"Health NZ will work with communities ... to develop the priorities for their areas, making sure people have a say in the services they get."
"You should be able to turn up anywhere in the health service and know the health professional has access to information relevant to you."
There will also be a new health charter.
"We will start work on this soon."
Some aspects of change will take years, not months, Little says.
He acknowledged the challenge of making change during a global pandemic.
He was confident they could safely take place at the same time.
"Covid-19 is not a reason to preserve a system that is not fit for purpose."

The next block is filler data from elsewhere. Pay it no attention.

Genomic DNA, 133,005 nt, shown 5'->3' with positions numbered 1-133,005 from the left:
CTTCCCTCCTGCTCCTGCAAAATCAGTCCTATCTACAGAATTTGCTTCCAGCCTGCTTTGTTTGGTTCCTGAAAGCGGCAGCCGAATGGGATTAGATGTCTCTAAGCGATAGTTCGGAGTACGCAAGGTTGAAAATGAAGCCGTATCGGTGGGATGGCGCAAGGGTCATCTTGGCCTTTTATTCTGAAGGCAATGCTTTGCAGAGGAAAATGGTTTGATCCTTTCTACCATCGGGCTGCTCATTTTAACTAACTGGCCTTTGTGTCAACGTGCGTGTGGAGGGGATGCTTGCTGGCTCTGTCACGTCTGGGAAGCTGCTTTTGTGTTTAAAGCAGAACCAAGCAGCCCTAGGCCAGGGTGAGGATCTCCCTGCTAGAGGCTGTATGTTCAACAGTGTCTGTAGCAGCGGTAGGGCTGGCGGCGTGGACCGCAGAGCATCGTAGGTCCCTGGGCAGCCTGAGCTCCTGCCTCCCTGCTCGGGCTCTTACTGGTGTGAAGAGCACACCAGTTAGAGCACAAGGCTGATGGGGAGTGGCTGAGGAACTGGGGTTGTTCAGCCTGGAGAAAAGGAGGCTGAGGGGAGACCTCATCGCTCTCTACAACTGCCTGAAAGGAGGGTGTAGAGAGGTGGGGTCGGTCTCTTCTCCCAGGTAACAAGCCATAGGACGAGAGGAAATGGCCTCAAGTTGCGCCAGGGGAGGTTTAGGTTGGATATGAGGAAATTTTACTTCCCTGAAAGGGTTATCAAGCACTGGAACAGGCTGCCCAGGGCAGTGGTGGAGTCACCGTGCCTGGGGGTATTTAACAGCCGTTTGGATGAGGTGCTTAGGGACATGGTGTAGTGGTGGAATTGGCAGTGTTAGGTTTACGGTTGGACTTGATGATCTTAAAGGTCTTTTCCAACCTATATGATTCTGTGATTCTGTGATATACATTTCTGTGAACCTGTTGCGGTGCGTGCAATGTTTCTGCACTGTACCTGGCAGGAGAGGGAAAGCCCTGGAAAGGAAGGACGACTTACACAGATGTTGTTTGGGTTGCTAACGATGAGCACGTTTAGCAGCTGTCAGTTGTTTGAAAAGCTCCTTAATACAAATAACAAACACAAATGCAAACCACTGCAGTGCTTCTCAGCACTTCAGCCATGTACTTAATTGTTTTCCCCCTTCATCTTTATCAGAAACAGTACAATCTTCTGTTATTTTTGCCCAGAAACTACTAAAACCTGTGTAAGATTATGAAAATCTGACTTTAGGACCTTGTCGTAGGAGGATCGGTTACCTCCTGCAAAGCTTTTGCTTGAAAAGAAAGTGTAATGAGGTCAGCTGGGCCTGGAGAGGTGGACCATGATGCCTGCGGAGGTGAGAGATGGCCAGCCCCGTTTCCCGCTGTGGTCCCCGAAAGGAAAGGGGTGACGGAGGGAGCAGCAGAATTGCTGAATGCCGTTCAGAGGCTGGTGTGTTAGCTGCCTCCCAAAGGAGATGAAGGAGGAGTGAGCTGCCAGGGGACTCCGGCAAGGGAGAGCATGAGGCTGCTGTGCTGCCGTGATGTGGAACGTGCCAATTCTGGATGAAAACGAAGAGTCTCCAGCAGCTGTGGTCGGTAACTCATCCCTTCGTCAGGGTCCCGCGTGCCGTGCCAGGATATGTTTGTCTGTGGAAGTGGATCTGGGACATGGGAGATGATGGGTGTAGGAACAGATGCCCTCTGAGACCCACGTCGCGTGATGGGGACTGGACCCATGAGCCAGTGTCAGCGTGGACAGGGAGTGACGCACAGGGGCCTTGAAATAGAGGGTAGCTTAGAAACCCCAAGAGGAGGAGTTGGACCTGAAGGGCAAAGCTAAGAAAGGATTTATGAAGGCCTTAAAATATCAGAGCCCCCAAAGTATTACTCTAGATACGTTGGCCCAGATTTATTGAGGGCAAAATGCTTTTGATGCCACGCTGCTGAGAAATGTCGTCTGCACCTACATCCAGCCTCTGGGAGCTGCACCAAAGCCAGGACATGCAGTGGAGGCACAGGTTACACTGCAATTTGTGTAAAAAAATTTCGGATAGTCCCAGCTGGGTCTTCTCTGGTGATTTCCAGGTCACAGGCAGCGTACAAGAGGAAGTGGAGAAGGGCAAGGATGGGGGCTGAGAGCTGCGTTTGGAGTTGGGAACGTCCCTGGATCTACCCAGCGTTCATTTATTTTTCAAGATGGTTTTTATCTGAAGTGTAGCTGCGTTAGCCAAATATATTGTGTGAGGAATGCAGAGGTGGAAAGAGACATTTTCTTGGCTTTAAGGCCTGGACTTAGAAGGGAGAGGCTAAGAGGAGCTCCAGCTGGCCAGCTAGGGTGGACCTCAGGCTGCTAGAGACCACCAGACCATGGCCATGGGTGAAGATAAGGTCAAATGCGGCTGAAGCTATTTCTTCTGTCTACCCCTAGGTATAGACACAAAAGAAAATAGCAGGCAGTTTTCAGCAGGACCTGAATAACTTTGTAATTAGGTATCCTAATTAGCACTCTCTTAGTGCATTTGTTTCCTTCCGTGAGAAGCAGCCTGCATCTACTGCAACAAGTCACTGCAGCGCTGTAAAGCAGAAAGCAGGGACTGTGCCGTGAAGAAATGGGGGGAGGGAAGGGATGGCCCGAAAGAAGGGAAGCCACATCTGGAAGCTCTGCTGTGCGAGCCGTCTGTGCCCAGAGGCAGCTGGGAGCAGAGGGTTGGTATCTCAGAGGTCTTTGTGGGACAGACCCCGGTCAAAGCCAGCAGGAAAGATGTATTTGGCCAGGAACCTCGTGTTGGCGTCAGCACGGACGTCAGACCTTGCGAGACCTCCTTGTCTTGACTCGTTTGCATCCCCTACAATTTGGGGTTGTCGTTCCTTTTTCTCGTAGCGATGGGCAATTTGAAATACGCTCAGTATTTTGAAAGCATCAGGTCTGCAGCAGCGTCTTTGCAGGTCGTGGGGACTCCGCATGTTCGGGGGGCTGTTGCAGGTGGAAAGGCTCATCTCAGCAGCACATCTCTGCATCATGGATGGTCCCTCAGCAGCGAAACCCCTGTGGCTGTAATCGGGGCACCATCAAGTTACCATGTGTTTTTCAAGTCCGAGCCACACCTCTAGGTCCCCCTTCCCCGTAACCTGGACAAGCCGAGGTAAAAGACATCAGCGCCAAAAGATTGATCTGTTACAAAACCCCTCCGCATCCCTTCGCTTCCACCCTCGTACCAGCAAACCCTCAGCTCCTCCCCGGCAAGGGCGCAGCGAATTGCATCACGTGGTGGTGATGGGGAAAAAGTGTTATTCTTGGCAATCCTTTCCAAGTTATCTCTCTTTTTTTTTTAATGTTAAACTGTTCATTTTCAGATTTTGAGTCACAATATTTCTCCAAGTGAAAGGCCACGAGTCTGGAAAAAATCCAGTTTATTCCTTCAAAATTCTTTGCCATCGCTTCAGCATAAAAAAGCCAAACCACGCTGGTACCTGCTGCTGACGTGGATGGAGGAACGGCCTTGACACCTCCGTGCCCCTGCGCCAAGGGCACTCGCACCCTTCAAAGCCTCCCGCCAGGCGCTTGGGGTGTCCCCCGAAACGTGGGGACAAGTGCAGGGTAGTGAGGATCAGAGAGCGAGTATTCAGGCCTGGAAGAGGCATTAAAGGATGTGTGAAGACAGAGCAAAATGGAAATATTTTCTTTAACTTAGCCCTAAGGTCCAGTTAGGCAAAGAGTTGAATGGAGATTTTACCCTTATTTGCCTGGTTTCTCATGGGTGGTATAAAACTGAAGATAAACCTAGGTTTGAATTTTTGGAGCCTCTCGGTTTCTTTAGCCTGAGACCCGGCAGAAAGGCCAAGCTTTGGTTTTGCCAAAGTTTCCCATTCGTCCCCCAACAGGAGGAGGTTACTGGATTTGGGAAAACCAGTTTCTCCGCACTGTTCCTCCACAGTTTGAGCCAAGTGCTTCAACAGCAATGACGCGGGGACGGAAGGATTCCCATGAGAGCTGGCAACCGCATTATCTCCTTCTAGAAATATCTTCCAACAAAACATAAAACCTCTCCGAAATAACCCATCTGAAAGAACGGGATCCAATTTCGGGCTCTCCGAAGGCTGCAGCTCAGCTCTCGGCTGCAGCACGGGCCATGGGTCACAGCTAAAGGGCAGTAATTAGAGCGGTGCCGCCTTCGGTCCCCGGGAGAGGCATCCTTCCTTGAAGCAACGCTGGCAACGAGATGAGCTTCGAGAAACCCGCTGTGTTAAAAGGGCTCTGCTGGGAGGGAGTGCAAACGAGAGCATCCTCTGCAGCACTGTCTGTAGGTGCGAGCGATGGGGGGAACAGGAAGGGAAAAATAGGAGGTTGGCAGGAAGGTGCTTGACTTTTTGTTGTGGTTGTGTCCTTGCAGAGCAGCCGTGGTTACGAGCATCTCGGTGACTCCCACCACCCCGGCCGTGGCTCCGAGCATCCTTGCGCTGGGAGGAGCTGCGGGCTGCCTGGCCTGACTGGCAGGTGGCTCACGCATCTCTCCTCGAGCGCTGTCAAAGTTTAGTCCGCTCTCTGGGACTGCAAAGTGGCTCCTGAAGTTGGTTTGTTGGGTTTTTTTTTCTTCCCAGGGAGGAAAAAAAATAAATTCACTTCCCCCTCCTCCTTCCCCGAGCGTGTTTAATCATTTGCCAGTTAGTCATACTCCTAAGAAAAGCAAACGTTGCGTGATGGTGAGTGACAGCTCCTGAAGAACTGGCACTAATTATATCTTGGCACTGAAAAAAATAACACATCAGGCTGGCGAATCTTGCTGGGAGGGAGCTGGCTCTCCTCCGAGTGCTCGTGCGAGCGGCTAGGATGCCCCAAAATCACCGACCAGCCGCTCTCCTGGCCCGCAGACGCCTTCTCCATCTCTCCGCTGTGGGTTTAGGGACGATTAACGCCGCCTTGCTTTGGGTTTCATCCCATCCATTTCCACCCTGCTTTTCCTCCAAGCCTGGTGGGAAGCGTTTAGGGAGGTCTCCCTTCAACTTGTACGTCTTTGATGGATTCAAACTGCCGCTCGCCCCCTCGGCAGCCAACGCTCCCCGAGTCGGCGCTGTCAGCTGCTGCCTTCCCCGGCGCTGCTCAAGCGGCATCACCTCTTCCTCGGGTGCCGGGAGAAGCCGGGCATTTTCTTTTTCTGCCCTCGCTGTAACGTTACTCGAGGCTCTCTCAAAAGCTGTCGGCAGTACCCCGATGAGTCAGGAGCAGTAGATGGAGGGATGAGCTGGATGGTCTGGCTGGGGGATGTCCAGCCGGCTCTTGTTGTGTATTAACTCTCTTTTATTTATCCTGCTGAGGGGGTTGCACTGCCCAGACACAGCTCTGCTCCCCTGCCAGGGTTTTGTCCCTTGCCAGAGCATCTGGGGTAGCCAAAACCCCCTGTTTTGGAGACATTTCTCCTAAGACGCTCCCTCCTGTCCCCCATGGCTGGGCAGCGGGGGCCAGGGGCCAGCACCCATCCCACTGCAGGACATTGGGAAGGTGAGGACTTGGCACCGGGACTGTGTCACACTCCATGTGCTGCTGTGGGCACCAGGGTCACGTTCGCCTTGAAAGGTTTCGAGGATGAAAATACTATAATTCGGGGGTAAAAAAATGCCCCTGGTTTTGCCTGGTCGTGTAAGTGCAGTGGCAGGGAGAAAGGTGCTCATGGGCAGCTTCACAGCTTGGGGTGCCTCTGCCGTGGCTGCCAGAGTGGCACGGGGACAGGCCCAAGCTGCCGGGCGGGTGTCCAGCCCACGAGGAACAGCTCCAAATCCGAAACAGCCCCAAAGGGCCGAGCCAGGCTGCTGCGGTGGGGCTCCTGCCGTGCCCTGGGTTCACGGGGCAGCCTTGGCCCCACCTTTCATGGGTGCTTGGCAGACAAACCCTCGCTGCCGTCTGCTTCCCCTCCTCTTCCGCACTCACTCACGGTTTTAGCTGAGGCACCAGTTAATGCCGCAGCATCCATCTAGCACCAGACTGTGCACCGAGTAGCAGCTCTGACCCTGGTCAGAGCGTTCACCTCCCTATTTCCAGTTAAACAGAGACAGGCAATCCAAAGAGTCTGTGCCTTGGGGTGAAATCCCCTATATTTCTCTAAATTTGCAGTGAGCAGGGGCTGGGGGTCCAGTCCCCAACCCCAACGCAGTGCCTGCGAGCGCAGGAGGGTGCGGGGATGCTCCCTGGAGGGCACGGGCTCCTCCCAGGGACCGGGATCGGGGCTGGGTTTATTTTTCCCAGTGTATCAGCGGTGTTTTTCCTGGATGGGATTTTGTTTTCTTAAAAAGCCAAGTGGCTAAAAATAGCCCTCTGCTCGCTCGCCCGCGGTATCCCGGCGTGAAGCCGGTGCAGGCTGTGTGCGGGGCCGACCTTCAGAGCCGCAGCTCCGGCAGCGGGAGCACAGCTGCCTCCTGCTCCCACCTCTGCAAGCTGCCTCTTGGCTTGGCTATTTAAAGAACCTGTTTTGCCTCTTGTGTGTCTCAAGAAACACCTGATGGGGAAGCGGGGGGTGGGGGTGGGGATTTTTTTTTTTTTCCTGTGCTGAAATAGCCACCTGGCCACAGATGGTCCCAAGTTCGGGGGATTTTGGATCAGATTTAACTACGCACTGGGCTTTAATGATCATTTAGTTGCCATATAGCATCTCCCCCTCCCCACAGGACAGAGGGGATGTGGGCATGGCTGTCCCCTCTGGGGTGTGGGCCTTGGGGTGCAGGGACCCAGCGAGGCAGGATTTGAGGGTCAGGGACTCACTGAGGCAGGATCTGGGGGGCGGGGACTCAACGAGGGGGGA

"I am mindful we need to proceed carefully and not disrupt day-to-day services."
"I expect the new system to come into effect in July 2022."
In coming weeks, work will begin on establishing interim versions of Health NZ and the Māori Health Authority.
New legislation for them will be worked on and Little expects that legislation to be passed by April 2022.
"Together we have an opportunity to make a once in a lifetime change, to put in a new system and improve the health of this, and future, generations."
DHBs will continue in their roles for now.
"I want to reassure new Zealanders that the care they rely upon will still be available."
The changes are overdue, and "this time, it must be different", Little says.
During the process of the reform plan, Little says he has been thinking of those working in the system, and those who need healthcare.
"We are a small nation, and we can make this change working together, and we can make this change in the spirit of Te Tiriti (O Waitangi)."